Punk pioneer Johnny Rotten once sneered, “Ever get the feeling you’ve been cheated?” And that’s how you may feel reading a New Yorker piece about the ideal marriage according to novels, wherein novelist Adelle Waldman lays bare the depressing reality that since forever and still now, women want an intellectual equal while men want someone pretty and cheerful.
It’s a terrific read. In it, Waldman explores the notion that throughout the history of literature, men and women have often described their ideal mates and objects of their affections in very different ways. She writes:
For as long as novels have been written, heroines in books by women have studied their beloveds’ minds with a methodical, dispassionate eye. The ideal mate, for Jane Austen’s heroines, for Charlotte Brontë’s, for George Eliot’s, is someone intelligent enough to appreciate fully and respond deeply to their own intelligence, a partner for whom they feel not only desire but a sense of kinship, of intellectual and moral equality.
A link between love and respect hardly seems like a unique or daring proposition—until we consider that so many male authors have tended to think about love very differently. Straight male authors devote far less energy to considering the intelligence of their heroes’ female love interests; instead, they tend to emphasize visceral attraction and feelings.
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She goes on to posit that famous male writers from Tolstoy to Bellow to Roth and Knausgaard may, in fact, be “the real romantics.” More likely to depict matters of the heart as swoony and inexplicable. More about “broad personal appeal” than an intellectual equal.
Waldman knows of what she speaks. If you knew what was good for you, you also tore through her novel The Love Affairs of Nathaniel P. with the eagerness one can only have while reading a woman novelist who writes better about men then men seem to write about themselves. I found especially satisfying, though wildly depressing, the way her protagonist Nate Piven, whom the Times succinctly called an “emotional fugitive,” is far more critical, threatened, and occasionally repelled by the intellect he finds more commensurate with his own in Hannah, and far more comfortable with the bewildering emotional messiness of Greer, who leaves his intellectual perch unchallenged. Hannah is smart and thoughtful and a grown up. And Greer—well, she has more “sparkle.”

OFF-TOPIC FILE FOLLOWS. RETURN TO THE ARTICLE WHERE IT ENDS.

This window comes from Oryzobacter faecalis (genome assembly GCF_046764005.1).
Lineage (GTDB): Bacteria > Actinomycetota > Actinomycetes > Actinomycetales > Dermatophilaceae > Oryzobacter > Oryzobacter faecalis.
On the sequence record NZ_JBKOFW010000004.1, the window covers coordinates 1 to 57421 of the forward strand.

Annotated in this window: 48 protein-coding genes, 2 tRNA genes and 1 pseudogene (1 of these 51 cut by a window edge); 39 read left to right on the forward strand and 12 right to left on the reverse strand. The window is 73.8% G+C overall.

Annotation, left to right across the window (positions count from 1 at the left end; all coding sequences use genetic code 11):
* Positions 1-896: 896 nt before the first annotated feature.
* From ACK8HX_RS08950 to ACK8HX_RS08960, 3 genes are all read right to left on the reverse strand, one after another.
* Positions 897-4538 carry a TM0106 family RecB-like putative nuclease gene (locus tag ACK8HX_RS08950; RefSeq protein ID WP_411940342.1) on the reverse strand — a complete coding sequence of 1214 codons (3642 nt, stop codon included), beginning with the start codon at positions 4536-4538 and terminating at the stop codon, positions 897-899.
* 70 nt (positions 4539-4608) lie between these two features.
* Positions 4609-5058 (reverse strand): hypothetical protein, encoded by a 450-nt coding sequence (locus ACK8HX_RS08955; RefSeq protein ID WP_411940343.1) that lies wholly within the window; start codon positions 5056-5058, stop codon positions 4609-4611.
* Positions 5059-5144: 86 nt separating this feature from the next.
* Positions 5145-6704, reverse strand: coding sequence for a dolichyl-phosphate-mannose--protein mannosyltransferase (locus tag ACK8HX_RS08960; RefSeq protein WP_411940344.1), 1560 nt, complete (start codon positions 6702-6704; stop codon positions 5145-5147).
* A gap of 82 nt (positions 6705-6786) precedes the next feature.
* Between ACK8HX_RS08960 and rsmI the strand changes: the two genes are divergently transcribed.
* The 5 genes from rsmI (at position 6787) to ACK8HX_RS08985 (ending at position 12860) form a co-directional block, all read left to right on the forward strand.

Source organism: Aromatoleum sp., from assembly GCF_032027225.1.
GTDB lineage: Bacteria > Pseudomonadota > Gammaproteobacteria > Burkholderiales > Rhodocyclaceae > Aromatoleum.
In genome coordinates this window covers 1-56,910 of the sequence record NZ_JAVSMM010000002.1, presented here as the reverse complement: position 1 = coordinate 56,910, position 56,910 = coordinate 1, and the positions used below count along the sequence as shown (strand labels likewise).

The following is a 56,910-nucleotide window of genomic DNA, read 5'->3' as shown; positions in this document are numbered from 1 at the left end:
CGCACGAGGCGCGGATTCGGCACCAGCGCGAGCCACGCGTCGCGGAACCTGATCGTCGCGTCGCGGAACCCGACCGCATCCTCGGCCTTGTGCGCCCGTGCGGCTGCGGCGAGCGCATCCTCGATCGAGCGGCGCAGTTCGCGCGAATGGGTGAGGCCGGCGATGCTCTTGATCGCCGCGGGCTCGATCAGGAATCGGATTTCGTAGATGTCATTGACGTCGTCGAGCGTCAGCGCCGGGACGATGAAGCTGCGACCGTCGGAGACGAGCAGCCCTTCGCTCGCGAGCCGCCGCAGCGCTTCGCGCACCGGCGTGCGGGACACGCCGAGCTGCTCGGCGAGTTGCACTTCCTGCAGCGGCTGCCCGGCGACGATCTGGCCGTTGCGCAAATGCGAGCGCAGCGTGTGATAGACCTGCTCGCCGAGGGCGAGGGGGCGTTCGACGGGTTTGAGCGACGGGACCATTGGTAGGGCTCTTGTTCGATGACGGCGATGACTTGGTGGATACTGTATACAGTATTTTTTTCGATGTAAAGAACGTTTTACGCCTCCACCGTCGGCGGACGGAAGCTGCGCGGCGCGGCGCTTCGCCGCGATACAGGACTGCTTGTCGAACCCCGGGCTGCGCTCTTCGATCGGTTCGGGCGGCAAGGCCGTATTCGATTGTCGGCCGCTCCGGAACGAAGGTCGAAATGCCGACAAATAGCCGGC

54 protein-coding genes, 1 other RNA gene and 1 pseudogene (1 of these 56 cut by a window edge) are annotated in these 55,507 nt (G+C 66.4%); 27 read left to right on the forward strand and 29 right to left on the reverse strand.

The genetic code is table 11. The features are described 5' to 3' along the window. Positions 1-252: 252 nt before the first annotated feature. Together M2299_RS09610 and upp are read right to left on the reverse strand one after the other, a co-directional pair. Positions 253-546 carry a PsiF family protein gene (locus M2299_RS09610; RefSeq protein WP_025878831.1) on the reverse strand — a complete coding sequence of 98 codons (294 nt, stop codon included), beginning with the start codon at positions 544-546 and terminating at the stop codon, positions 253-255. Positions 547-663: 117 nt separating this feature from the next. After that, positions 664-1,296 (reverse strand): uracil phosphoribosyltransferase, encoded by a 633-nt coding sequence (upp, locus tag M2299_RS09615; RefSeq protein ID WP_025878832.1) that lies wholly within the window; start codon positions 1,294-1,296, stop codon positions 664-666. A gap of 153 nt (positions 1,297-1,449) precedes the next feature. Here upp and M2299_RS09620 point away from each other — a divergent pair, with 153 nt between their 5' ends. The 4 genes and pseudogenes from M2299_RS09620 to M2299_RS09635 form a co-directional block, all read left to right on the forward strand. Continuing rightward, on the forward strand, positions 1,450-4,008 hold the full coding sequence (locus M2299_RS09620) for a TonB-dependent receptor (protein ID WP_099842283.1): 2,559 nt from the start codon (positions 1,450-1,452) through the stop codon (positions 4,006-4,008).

While yes, we are talking about fiction, and yes, on the individual level romance is more about the ineffable preference and chemistry that may or may not bear out with an IQ test, it’s not as if real-world studies into heterosexual mate preferences don’t back this shit up all the time. A recent study of some 10,000 men and women out of the University of Texas at Austin found not only that the preferences men and women state in a partner are different, but that they are “much larger than previously appreciated and stable across cultures.” Even in Norway and Sweden! You might bellow, spewing your coffee across your keyboard. Yes, even in your favorite go-to fantasy lands for sexual equality, like Norway and Sweden.
It’s just like you’d guess: Men primarily want younger, more attractive women, and women primarily want someone ambitious with financial stability. Again, this isn’t new. We know that high-achieving women have famously complained of a lack of eligible men they consider their intellectual equals. Heartthrob George Clooney falling for the brilliant Amal Alamuddin is heartening but rare. Over a decade ago, New York Times columnist Maureen Dowd admitted a man once told her, point blank, that he’d wanted to ask her out but found her job “too intimidating.”